Stripping U.S. Foreigners Abroad of Protection

Human Rights Watch weighs in on the Bush Administration's decision to withdraw from the Vienna Convention's protocol of providing consular protection to citizens arrested abroad.

The U.S. government’s decision to withdraw from a protocol governing diplomatic disputes has immediate consequences for the rights of foreigners detained in the United States and could endanger U.S. citizens who are detained abroad, Human Rights Watch said today.

According to a decision by the Bush administration this week, the ICJ, or World Court, will henceforth have no power to hear cases brought by countries on behalf of detained non-citizens in the United States. Americans in the custody of foreign countries who have been denied access to their country’s embassies will also not have access to the ICJ.

“This decision not only violates the rights of foreigners living in the United States, it could also endanger Americans abroad,” said Jamie Fellner, director of the U.S. program of Human Rights Watch. “It’s a huge mistake for the United States, for practical reasons as well as legal and moral ones.”

Don't forget, the genesis of Bush's move was the Court's declaration that 52 Mexican prisoners on death row in the U.S. were denied their consular rights. Bush pretended to play along by announcing one day last week they would get new hearings, followed by his withdrawal move a few days later to make sure it would never happen again. Bush's explanation at the time was:

The International Court of Justice has interpreted the Vienna Consular Convention in ways that we had not anticipated that involved state criminal prosecutions and the death penalty, effectively asking the court to supervise our domestic criminal system," State Department spokeswoman Darla Jordan said yesterday.

Withdrawal from the protocol is a way of "protecting against future International Court of Justice judgments that might similarly interpret the consular convention or disrupt our domestic criminal system in ways we did not anticipate when we joined the convention," Jordan added.

Consular notification is an important safeguard :

The right to consular notification and assistance is required by the Vienna Convention on Consular Relations. This right enables governments' officials to provide assistance, including legal counsel, to help ensure fair proceedings for their citizens who may be at a disadvantage in criminal proceedings in foreign countries.

Mexico contended that these citizens had been tried, convicted and sentenced to death without being properly informed of their Vienna Convention rights in the United States, which is one of 168 countries party to the treaty. Mexico argued that timely consular help could have protected the defendants' due process rights. Although the original claim related to 54 Mexicans, at the time of the court's ruling, only 52 individual cases were remained at issue.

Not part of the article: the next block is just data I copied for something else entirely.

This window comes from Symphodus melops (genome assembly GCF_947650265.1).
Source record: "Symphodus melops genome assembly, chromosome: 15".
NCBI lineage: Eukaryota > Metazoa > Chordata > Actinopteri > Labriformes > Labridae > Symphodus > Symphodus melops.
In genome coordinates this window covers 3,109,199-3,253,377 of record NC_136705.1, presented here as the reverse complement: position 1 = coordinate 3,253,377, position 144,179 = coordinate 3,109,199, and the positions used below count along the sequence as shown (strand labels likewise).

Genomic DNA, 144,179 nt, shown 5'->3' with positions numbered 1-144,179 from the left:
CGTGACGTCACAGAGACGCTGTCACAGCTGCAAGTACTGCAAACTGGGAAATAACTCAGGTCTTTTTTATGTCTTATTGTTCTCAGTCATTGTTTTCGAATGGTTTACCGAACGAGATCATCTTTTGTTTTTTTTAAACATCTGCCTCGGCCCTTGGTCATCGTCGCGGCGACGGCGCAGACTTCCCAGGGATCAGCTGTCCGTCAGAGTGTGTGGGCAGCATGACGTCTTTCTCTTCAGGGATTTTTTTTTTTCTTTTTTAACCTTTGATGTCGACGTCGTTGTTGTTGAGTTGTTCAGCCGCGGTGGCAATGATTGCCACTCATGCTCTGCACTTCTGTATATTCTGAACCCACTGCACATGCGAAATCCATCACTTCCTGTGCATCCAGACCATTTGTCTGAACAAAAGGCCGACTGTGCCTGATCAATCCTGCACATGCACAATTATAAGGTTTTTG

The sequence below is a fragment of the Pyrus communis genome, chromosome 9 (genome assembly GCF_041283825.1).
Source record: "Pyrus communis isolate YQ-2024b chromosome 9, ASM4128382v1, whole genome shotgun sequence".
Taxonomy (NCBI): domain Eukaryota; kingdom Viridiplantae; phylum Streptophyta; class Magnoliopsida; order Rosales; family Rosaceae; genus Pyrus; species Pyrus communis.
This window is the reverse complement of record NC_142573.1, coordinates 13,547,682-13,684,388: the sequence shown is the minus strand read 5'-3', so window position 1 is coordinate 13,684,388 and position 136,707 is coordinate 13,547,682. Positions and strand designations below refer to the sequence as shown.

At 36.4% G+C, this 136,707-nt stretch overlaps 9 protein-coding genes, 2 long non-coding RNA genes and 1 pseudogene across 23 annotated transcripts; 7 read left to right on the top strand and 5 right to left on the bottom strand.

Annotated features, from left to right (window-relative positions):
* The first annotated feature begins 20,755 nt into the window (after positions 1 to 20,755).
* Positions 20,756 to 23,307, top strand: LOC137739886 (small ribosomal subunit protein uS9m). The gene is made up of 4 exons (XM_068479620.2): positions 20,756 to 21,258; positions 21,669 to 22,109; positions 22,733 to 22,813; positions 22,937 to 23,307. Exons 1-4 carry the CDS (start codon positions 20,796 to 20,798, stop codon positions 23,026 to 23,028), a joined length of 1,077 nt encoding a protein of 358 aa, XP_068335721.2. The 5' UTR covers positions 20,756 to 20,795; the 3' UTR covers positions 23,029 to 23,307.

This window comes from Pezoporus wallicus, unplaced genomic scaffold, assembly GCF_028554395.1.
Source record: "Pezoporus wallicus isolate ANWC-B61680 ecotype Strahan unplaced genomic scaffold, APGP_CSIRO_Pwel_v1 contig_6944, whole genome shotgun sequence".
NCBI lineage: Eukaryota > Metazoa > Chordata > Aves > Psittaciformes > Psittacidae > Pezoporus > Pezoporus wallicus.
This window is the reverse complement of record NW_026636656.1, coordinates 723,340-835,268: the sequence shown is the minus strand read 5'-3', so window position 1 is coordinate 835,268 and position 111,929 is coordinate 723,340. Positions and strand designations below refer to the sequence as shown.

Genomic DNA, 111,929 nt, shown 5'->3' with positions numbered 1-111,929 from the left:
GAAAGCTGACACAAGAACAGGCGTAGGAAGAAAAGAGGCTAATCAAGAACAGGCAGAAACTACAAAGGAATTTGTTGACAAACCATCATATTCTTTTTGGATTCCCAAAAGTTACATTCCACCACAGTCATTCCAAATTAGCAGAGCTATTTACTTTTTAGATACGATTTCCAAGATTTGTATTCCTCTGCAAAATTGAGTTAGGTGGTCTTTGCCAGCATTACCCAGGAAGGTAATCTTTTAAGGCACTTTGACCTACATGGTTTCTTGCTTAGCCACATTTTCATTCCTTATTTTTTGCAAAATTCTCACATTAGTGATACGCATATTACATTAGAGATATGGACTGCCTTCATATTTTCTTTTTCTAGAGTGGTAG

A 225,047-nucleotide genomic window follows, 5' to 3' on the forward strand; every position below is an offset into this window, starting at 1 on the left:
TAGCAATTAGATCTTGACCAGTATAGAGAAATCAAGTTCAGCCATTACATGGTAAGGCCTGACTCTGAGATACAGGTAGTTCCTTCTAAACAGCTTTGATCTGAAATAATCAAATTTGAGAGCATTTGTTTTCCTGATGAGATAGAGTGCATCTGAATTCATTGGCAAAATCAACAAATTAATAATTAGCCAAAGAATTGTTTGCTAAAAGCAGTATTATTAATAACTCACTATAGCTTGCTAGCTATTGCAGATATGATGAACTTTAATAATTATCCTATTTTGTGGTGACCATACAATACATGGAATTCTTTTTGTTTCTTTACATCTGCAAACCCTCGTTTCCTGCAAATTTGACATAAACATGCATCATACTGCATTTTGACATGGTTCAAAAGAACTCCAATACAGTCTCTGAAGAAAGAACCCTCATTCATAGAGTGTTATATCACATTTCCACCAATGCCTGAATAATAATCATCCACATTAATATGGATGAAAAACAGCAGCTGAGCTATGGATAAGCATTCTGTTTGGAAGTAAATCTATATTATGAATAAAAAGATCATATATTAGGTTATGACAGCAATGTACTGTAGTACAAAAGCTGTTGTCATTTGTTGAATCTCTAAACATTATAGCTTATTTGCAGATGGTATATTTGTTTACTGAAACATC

“Today's decision could make the difference between life and death for foreigners prosecuted in the United States,” said Jamie Fellner, director of the U.S. Program at Human Rights Watch. “Giving defendants access to consular officials means that they can get good defense lawyers—the surest way to avoid the death penalty.”

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    Bush is just doing the show thing! in fact Bush cannot Withdraw from it. what bush is doing is a joke, because he needs the show for you to see. but on the other hand it is part of his plan of setup us all for the third world ideals and maybe a third world war.

    So when will Kissinger and Rummy be traveling to Germany?

    et al - "Americans in the custody of foreign countries who have been denied access to their country’s embassies will also not have access to the ICJ." I think this is a little bit disingenuous. I believe a more correct observation would be that they do have a "right," but can be allowed if the arresting country desires. Fred - Yes, Bush can withdraw from it.

    No one could call this a surprise. Worst. President. Ever.

    oops again - that should be "do not have a right"

    I'm a prosecutor in a city on the Texas-Mexico border. I can assure you that the Vienna Convention is wholly ignored here. No judge here will suppress evidence because the VC was not complied with.

    As someon who has several family members currently living abroad, this really concerns me. If I understand the above correctly, what it means is that Americans abroad could be tossed into jail and not have any abiliity to appeal to the local consular office for assistance, thereby increasing the possibility that said Americans could be tortured, imprisoned for life or simply "disappeared". Correct or not? And if so.... scary.